posted by digiFramph at 6:53 AM on May 12, 2007


Karateka, Archon, and M.U.L.E. made my C64 an unmovable object in my house. Ghostbusters was fun, though, too.
I played a ridiculous amount of CongoBongo, too, but more because I had a cartridge for it, which made loading times near instantaneous (felt that way), as opposed to waiting for the frakking 1561 floppy to read, read, read ERROR (mine was cursed, and I lack the funds to replace, though repairs were attempted...)

thanks for the linkage, he's a hero (no sarcasm)
posted by Busithoth at 7:28 AM on May 12, 2007


load "*", 8, 1

Psha! You Commie-poseur. Us true hackers used the C64 loading shortcut: L(shift-O). It would render an upside-down 'L'. Also, you usually didn't need to add the ",1" to the end.
posted by Civil_Disobedient at 7:32 AM on May 12, 2007


I thought without the ",1" the program would load but you'd still have to type "RUN"?

I have fond memories of hitting the spacebar during the titlesceen to make it shout "Ghostbusters!"
posted by skryche at 8:03 AM on May 12, 2007


Remember manually typing in C64 BASIC programs from the back of COMPUTE! and COMPUTE!'s Gazette?

that.was.hardcore.
posted by porn in the woods at 8:05 AM on May 12, 2007


SYS 64738
posted by papercake at 8:15 AM on May 12, 2007



Poke 53280,0
Poke 53281,0

Very goth. Wish I could remember the Poke for white text though.
posted by Pogo_Fuzzybutt at 9:29 AM on May 12, 2007


thanks to the affordability of the mighty C64.

Um...okay. I couldn't afford one. I played Uridium and Forbidden Forest on my friend's dime.
posted by cribcage at 9:42 AM on May 12, 2007


I played Uridium and Forbidden Forest on my friend's dime.

Forbidden Forest had the best soundtrack, IIRC. It also took about half-a-fucking-hour to execute off my C64 cassette drive.
posted by Civil_Disobedient at 10:36 AM on May 12, 2007


ZachsMind: During preproduction talks, Harold Ramis and Dan Ackroyd disagreed on how Hell would be depicted. Ackroyd wanted something similar to Dante's Inferno, while Ramis felt the Underworld should look exactly like New York, but with worse traffic, crowds, litter, etc. In other words, the was the Apple looked when Abe Beame was running things.
posted by Smart Dalek at 11:19 AM on May 12, 2007 [1 favorite]


No ones mentioned the primitive speech? That was a major selling point IIRC, that every so often it would say "GHOFFBUSTARGthth" or "IF BEEN SLIGGGHEDthth!"
posted by Artw at 11:24 AM on May 12, 2007


Bards Tale 3
Raid over Moscow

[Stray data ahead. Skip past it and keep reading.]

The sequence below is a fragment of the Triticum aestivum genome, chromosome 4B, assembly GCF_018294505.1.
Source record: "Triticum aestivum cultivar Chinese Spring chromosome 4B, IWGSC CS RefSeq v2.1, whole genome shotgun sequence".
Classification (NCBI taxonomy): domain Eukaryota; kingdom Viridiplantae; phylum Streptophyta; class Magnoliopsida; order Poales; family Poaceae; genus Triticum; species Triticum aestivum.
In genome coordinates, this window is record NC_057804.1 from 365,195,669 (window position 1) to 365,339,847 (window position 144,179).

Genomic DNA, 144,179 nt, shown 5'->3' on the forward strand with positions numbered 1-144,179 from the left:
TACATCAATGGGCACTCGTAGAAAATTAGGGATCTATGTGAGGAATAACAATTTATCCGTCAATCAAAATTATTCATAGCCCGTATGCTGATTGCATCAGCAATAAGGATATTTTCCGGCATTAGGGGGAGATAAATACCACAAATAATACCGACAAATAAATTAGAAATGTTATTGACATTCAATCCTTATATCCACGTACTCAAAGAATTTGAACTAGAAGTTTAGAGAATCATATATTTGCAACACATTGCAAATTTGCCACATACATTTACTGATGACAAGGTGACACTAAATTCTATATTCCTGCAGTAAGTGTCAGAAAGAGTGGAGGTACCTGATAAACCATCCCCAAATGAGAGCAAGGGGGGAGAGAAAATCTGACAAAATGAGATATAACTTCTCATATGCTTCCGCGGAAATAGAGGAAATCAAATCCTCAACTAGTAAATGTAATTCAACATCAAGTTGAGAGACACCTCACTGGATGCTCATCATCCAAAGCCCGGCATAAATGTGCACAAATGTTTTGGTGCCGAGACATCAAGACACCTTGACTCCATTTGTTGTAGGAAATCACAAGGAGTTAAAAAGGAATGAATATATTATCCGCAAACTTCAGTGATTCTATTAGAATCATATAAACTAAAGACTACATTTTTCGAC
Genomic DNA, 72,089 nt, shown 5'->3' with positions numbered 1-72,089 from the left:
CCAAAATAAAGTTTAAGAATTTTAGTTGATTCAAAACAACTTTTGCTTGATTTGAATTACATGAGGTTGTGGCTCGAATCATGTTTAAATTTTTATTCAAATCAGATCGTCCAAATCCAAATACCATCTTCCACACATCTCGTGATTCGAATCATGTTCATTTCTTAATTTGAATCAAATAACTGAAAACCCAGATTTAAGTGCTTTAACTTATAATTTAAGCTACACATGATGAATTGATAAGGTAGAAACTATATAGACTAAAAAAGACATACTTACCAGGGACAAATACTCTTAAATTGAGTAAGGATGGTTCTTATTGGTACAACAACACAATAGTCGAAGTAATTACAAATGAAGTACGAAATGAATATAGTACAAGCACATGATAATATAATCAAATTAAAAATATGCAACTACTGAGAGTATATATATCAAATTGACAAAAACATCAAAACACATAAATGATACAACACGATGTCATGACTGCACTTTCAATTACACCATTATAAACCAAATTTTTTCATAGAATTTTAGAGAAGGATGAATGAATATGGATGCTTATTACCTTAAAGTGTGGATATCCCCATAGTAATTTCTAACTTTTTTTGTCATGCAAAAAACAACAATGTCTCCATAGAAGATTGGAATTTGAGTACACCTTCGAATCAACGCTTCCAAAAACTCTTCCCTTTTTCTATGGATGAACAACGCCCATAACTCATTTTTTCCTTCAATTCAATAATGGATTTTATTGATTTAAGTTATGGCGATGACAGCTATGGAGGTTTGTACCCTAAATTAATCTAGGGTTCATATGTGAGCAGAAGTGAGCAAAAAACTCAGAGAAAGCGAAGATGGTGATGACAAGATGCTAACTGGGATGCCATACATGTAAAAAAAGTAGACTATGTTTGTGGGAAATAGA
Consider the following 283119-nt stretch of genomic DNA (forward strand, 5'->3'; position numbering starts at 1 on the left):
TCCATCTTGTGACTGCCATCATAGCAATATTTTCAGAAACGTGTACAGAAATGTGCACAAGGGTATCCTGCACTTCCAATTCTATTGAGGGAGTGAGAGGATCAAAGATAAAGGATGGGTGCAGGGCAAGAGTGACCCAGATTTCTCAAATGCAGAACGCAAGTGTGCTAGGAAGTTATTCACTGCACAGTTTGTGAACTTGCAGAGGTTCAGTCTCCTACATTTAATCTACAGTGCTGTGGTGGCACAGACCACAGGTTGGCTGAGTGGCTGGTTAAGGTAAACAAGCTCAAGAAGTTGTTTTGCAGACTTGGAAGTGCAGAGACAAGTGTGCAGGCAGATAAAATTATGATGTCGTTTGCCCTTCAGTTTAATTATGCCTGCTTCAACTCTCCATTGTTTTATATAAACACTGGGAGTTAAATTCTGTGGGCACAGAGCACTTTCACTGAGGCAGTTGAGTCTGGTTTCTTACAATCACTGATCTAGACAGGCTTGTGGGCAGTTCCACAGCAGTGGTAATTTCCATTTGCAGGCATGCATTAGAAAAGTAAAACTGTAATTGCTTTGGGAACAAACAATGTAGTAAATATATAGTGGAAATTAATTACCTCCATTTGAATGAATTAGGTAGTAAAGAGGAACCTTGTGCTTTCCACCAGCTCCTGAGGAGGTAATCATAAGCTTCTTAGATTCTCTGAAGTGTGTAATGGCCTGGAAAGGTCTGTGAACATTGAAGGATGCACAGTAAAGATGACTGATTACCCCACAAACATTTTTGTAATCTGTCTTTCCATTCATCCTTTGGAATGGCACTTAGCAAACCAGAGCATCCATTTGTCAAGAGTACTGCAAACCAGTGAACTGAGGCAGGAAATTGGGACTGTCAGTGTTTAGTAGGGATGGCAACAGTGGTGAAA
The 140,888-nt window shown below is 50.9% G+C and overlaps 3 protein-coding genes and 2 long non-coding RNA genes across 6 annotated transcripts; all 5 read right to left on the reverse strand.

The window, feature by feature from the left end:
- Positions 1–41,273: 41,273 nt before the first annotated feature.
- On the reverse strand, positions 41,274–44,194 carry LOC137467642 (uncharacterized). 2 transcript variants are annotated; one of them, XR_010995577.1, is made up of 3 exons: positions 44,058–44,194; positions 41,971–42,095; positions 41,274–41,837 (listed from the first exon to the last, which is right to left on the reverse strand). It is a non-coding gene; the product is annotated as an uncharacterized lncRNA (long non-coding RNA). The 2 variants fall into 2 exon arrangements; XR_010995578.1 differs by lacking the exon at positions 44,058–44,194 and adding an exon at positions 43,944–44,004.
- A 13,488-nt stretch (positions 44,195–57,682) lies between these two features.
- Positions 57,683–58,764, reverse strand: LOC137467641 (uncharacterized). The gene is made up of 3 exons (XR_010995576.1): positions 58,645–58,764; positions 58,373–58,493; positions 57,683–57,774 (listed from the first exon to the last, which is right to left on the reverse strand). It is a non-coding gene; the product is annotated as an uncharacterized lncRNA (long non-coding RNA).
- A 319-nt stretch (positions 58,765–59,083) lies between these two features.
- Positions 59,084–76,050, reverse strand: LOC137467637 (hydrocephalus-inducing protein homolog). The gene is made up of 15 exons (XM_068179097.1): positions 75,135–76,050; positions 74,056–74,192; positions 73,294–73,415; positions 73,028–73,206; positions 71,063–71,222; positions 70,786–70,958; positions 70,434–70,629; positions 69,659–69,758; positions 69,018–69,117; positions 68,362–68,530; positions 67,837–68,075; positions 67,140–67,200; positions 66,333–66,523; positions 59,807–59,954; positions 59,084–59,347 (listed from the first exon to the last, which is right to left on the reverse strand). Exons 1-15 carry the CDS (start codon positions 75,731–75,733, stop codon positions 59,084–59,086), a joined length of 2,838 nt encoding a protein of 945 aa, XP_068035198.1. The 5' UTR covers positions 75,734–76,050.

Raid on Bungeling Bay
Beach Head

Those four games were two whole summers for me.
posted by WinnipegDragon at 11:24 AM on May 12, 2007 [1 favorite]


Can't forget Impossible Mission...

"Another visitor! Stay a while. Staayyyyy forevaaaaaar!"
posted by papercake at 12:34 PM on May 12, 2007 [2 favorites]


All you c64 lovers obviously never had an Atari 800. THAT was the computer. The graphics alone blew away the C64. Then you add the games.. That was a powerful little machine back in the day.
posted by thedoctorpants


FLAME WAR!!!!!!!!!!!!!!!!!
posted by The Deej at 12:47 PM on May 12, 2007


Can't forget Impossible Mission...

Fucking ruled! I remember whenever you fell down a chasm (which was often), it had that same quasi-recorded scream:

"AaaaahAAaaaahh!"
posted by Civil_Disobedient at 1:31 PM on May 12, 2007


holy crap impossible mission lived up to its name. civil, I totally remember that scream.
posted by Busithoth at 2:05 PM on May 12, 2007


Remember manually typing in C64 BASIC programs from the back of COMPUTE! and COMPUTE!'s Gazette?

In retrospect, another piece of amazement for me. I only did this once and it didn't work and I spent about 10 hours trying to find the mistake. And now I write code for a living. Think I would have learned a lesson.
posted by yerfatma at 3:09 PM on May 12, 2007 [1 favorite]


You crossed the streams! Fortunately your proton pack shorted out in time.
posted by darksasami at 3:34 PM on May 12, 2007


Remember manually typing in C64 BASIC programs from the back of COMPUTE! and COMPUTE!'s Gazette?

I used to love looking at the disk space used by Microsoft Word and proclaiming in mock horror: "When I was your age, I used a word processor so small, I typed it in from the back of a magazine!" But somehow, the bigger Word gets, the less amusing that is.

SpeedScript. Give it up.
posted by straight at 4:10 PM on May 12, 2007


We were still heisting C64 games via sneakernet even in the late 1980s. I remember coming home with Howard the Duck after an afternoon swap meet.

Before MAME was out I remember firing up a C64 emulator so I could play (fairly decent for their time) arcade adaptations like Dig Dug and Zaxxon. There were a lot of C64 warez which were somehow extracted from cartridges - while I know how to do this sort of thing with my Gameboy Advance flash cart "developer kit," I'm still stumped as to how it was done on the C64.
posted by porn in the woods at 4:11 PM on May 12, 2007


JUNGLE HUNT!

(and what everyone else said, sorry, just reacting to a rush of memories!)
posted by JBennett at 4:36 PM on May 12, 2007


porn in the woods, those adaptions were probably made by Atarisoft, which was a short-lived label Atari used for producing arcade adaptions for non-Atari systems. They did excellent work. I still have my amazingly decent, considering the platform, cartridge of C64 Robotron around here somewhere.